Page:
A new pilot project aims to make it easier for refugees and immigrants to learn to ride DART. The project, which includes new signage and how-to-ride guides in multiple languages, is the result of nine months of work by participants in the Greater Des Moines Leadership Institute’s Community Leadership Program. Participants in the program worked with the US Committee on Refugees and Immigrants and DART to evaluate the needs of new Iowans and how they could help make their experience better. Participants included: Dwana Bradley, Heather Brady, Breann Bye, Ana Coppola, Shannon Draayer, Bo James, Manish Shah, Evan Shaw, Amy Strutt, Jaclyn Wulfekuhle.
What: First installation of new bus stop signage
When: 10:30 a.m., Friday, June 8
Where: Meet at 12th & University DART Bus Stop #3792
Contact: Media interested in covering the event should contact Erin Hockman, email@example.com, 515-283-8132
How-to-ride Pocket Guide
The how-to-ride guide is available in six of the most frequently used languages in addition to English: Arabic, Burmese, Karen, Nepali, Spanish, Swahili.
In addition to the pocket guides, additional signage is being tested on more than 30 bus stops along Route 3, which provides access to many essential services along the University Avenue corridor. The signs feature icons and maps to help riders better plan their trip.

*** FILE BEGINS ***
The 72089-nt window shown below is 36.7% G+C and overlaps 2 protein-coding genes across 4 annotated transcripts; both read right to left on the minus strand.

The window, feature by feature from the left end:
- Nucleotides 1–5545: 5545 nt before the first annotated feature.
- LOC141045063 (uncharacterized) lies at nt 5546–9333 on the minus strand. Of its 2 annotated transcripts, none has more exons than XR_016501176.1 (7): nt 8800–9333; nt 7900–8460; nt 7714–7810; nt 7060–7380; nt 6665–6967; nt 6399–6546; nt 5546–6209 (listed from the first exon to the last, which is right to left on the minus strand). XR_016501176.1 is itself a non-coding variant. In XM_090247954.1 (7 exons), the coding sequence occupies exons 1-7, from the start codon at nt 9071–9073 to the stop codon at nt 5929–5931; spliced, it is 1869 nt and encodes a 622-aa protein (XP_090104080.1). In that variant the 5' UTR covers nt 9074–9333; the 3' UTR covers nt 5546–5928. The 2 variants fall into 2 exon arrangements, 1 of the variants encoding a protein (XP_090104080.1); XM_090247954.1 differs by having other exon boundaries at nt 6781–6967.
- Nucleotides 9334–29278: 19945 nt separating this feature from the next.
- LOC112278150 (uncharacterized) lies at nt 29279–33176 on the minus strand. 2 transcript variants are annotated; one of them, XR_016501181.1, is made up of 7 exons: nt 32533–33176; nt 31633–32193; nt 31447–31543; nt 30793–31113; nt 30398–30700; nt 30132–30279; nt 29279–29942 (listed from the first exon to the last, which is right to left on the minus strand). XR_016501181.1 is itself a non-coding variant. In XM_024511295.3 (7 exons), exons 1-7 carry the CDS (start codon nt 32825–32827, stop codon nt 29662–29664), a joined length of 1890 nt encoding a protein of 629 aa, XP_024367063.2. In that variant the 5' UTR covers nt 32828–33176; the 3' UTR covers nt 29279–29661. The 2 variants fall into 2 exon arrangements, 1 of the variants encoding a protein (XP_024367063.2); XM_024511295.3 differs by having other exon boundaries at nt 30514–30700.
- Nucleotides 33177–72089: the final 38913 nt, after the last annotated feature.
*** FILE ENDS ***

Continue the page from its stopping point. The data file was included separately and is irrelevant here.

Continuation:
“DART’s mission is enriching lives, connecting communities, and expanding opportunities. We hope that by making the bus system easier for refugees and immigrants to use, they are able to access the services and resources they need to successfully acclimate to their new home,” explained DART CEO Elizabeth Presutti.
“We are so grateful to this group of community leaders for their work in meeting the needs of local refugees and immigrants,” said Carly Ross, director of USCRI Des Moines. “Our goal is to support these individuals as they rebuild their lives in our community, and transportation is an essential part of that process. The contributions of these leaders is invaluable.”